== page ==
As the mother of a girl I saw and see my responsibility to instill high values of womanhood and humanity within her. Make sure she grows up as physically and psychologically healthy as possible. Give her the best knowledge of life and the world I can. And try to get her as educated with marketable work force skills as possible. And as well try to earn a living that leaves her with some kind of inheritance.

Al hamdulilah. I thought to myself, those are all true and lofty aspirations for raising a daughter. The last statement struck me though, because i immediately thought, well, not just about working and supporting herself, but what about marriage? Not only is it part of our religion, it is a proven biological drive as well as human nature to seek out a significant other, a partner for this life. As Allah says in His book:

< And among His Signs is this, that He created for you wives from among yourselves, that you may find repose in them, and He has put between you affection and mercy. Verily, in that are indeed signs for a people who reflect.> 30:21

Libas [ garments, i.e. body cover, or screen, or Sakan, (i.e. you enjoy the pleasure of living with her Рas in Verse 7:189) Tafsir At-Tabari], for you and you are the same for them.> 2:187


This was my response:

“Reading all¬†the sister¬†said, ¬†i’m in agreement, however, lastly, we must make sure she marries a man who fears Allah and can take care of her.

I feel my role as a mother is to protect her from her own whims, educate her in Islam, to know her Lord and worship him and yes, as M. said, raise her healthy and compassionate. Girls are a challenge! It’s a balancing act with their self esteem¬†and image¬†and correcting them. Oh! Protect them from the portrayal of women in the media AND the illusion of happily ever after (it’s not¬†just about falling in love, marriage is hard work, but it IS a way into Jannah!)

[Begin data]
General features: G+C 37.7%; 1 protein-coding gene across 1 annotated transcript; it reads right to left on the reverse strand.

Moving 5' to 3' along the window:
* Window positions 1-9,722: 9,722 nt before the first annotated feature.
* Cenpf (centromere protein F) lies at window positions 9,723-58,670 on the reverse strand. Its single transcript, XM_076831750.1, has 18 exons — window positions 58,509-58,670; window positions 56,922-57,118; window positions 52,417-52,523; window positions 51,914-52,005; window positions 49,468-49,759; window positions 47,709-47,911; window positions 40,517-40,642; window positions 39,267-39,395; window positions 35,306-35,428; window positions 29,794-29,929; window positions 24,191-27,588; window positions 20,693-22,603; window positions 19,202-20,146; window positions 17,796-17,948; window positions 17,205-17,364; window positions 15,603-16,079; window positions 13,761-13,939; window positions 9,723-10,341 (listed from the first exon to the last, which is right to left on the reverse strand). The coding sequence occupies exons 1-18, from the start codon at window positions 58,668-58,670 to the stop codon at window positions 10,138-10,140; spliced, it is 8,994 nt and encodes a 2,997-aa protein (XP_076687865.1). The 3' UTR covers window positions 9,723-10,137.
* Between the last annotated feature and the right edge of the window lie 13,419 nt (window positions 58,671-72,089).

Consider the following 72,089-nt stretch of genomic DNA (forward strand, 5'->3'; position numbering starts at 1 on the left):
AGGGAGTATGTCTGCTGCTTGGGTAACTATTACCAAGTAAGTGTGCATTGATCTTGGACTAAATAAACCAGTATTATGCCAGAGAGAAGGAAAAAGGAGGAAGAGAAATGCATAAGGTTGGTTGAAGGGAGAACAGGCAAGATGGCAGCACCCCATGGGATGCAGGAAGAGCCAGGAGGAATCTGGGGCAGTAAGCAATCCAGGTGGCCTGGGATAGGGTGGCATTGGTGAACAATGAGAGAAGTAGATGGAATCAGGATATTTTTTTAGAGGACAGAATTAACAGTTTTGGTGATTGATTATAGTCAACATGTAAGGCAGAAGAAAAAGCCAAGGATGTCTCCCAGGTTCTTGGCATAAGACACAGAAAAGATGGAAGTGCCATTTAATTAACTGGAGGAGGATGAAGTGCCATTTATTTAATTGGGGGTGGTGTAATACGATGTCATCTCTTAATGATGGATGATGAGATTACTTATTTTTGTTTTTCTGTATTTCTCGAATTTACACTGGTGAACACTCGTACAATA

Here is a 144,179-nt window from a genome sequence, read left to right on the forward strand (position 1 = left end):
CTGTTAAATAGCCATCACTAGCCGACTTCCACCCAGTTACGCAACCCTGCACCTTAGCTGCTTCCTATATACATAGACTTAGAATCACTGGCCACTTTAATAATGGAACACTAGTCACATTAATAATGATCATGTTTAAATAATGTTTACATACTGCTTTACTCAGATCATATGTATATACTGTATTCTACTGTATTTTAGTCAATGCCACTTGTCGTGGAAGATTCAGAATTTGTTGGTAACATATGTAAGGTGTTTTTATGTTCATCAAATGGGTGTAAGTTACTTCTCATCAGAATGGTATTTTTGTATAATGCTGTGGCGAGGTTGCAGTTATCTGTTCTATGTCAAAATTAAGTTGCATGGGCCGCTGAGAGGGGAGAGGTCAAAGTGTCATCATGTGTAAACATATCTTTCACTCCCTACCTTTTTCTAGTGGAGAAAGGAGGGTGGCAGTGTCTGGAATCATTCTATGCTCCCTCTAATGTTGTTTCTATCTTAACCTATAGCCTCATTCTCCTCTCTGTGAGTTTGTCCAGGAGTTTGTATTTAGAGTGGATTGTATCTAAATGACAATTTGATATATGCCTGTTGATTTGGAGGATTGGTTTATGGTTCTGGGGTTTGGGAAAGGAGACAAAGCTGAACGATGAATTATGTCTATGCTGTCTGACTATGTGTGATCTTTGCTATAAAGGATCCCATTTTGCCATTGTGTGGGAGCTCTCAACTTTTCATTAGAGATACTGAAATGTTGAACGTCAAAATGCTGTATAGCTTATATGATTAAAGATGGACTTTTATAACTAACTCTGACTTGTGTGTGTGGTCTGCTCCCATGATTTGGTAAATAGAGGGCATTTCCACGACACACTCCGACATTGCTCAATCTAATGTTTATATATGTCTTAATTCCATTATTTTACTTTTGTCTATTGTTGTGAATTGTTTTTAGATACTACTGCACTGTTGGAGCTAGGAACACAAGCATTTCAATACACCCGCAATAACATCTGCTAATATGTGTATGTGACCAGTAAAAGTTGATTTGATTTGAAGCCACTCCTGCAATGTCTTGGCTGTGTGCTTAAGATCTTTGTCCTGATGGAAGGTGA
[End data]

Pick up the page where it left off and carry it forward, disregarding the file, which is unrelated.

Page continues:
Allah is the Provider, in this society it is important to have marketable skills but what gives us happiness¬†is not a career or money it is personal, fulfilling relationships, fulfilling our role (as a husband, wife, mother, daughter or sister) and correct knowledge of our Creator and practice of our deen. ALSO, i¬†realized not too far in the future she would be getting married and i didn’t want the poor brother coming to me asking what was wrong with her, lol ¬†(Because for years i waited on her and it made her lazy and not respectful). So i started not just assigning chores but teaching life skills, how to take care of herself, her hygiene, her home, and help with her siblings. Al hamdulilah she loves to cook and bake, learning all things related to it, so THAT opens up the door for fractions and science ūüėČ two subjects she wasn’t fond of before.